Thursday, May 28, 2015

2015 Grafting season is winding down

Szego chestnuts.  Picture from HERE.  If you know anything about chestnuts you know that these are big, honking chestnuts!
I finished grafting the Szego Chestnut scion wood.  Michael Nave, a Chestnut guru who lives in Elverta, California (near Sacramento) claims that Szego is an eager grafter and is not fussy about bonding to a wide variety of rootstock.   I think he is correct.  My grafting success with Szego is as good as my grafting percentage is with apples.

Lucky Pittman claims that grafts knit together from the top down.  It is entirely reasonable to believe that some varieties might store larger amounts of carbohydrates and to callous under less than optimum conditions than other cultivars.  I started following Lucky's advice to use a fairly long scion piece (6 inches or so) on difficult-to-graft species to ensure the top has sufficient resources.  Since I started doing that my percentage of takes took a big jump upwards.  Before listening to Lucky I was trying to squeeze the maximum number of grafts out of my scion wood and my pieces were often 2 inches long or less.

I am also experimenting with some tree tubes that were gifted to me.  Chestnut grafts seem to really like tree tubes.  They are not something I would have bought as they are pretty spendy at almost $3 a piece.   It is warmer in there and the emerging shoot is less exposed to the desiccating  effects of the wind and sun.  I believe that I will be recycling these tree tubes over-and-over.  They become much more cost effective if you can get multiple uses out of them. 

Wuldumar Nature Center.
The trees on the left side of this photo are Persimmon trees (Diospyros virginiana).  Somebody planted a persimmon seedling beside their main building about thirty years ago and it formed a thicket.  It was a male persimmon.  That probably worked out because the trees canopy over the handicapper access ramp and fruit would make a slippery mess.

There has been so much personnel turn-over in the last thirty years that they had no clue regarding the species of tree.

I called them up and offered to graft some "Lena" (a female) onto some of the suckers.

The current director thought that was OK.  I was doing it for free and one of their star volunteers is named Lena.  He thought she would get a big kick out of that.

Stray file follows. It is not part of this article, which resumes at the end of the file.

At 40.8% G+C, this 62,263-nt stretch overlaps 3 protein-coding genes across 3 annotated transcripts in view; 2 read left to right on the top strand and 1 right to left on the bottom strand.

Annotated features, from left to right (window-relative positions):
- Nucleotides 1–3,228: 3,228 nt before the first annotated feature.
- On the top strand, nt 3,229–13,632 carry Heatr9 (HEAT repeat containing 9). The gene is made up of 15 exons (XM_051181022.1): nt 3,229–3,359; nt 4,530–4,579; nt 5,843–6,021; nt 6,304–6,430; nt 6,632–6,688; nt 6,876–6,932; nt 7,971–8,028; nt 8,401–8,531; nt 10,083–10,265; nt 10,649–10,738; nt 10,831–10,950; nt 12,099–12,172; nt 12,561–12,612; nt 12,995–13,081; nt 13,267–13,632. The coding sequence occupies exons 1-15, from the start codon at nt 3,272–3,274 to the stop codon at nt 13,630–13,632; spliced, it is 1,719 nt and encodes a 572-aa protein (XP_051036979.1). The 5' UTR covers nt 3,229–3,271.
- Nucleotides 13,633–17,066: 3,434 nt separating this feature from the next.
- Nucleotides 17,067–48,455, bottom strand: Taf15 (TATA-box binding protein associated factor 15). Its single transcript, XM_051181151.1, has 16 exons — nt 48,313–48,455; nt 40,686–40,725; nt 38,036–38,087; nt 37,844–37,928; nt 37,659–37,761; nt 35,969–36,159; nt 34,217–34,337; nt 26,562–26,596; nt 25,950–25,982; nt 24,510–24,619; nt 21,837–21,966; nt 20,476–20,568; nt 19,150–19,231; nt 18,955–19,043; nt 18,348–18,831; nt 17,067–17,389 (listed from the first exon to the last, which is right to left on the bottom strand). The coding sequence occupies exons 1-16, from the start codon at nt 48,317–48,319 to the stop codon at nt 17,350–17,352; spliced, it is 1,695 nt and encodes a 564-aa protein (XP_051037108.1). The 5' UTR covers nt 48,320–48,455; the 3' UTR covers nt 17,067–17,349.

Nature centers can be tricky places to do guerrilla gardening.  Depending on the language in their charter,  cutting a twig the size of a match stick can almost require an act of Congress.  It is my impression that Wuldumar has one of those highly restrictive charters.  As a "tree guy" the place is over-run with junky and invasive species.  I made six grafts and they will probably hang on but they will not thrive until somebody trims the Box Elders that are shading them.  Maybe Lena can nudge those Box Elders.


Black Walnuts


None of the Davidson grafts took.  The Hay #1 grafts are pushing so I doubt it was technique or aftercare.  I think I had dead scion wood.

I have a dilemma.  I can either regraft with my unvalidated "Sparrow" scion wood or I can wait a year and try to get more "Davidson" scion wood.  Most likely I will split the difference.  I will graft until June 1st and then I will hang up my grafting knife until budding season.  However many trees I get by then is how many I will get.

1 comment:

  1. Joe,
    Some years back, someone...I don't recall whom, but I suppose I trust their knowledge base implicitly... probably someone with some plant physiology background... don't think it was Shigo...stated that callusing initiates from the scion - and if you think about it...auxins, produced in apical locations do have something of a modulating effect...
    One of the things one of my grafting mentors recommended - particularly for 3 or 4-flap 'banana' grafts on pecan/walnut/hickory, was to make a couple of near-circumferential 'girdling' cuts in the bark below the graft union (not removing a strip of bark, just cutting it. Purpose is twofold - allows for some sap leakage and diminishes flooding out of graft, while concentrating auxins in the portion above the girdling cuts, at least until the knife-cuts heal.

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